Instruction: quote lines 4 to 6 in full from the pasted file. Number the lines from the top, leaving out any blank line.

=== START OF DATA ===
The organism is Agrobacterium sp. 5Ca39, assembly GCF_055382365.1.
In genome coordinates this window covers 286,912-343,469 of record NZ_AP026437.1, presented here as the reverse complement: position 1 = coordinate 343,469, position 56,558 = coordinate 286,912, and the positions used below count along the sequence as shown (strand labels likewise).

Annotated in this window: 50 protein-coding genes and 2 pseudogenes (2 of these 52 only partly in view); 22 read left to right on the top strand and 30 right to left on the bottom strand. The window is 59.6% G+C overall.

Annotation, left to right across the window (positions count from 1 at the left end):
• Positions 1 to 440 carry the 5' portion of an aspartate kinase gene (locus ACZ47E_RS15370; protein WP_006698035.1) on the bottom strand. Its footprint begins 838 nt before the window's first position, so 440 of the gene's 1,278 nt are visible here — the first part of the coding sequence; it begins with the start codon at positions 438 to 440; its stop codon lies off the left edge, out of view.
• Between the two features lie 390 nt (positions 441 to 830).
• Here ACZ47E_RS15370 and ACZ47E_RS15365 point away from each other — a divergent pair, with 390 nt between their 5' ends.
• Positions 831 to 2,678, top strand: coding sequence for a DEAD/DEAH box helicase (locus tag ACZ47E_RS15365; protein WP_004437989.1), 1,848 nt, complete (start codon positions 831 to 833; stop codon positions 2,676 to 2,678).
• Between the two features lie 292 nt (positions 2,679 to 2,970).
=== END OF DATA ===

Annotation, left to right across the window (positions count from 1 at the left end):
• Positions 1 to 440 carry the 5' portion of an aspartate kinase gene (locus ACZ47E_RS15370; protein WP_006698035.1) on the bottom strand. Its footprint begins 838 nt before the window's first position, so 440 of the gene's 1,278 nt are visible here — the first part of the coding sequence; it begins with the start codon at positions 438 to 440; its stop codon lies off the left edge, out of view.
• Between the two features lie 390 nt (positions 441 to 830).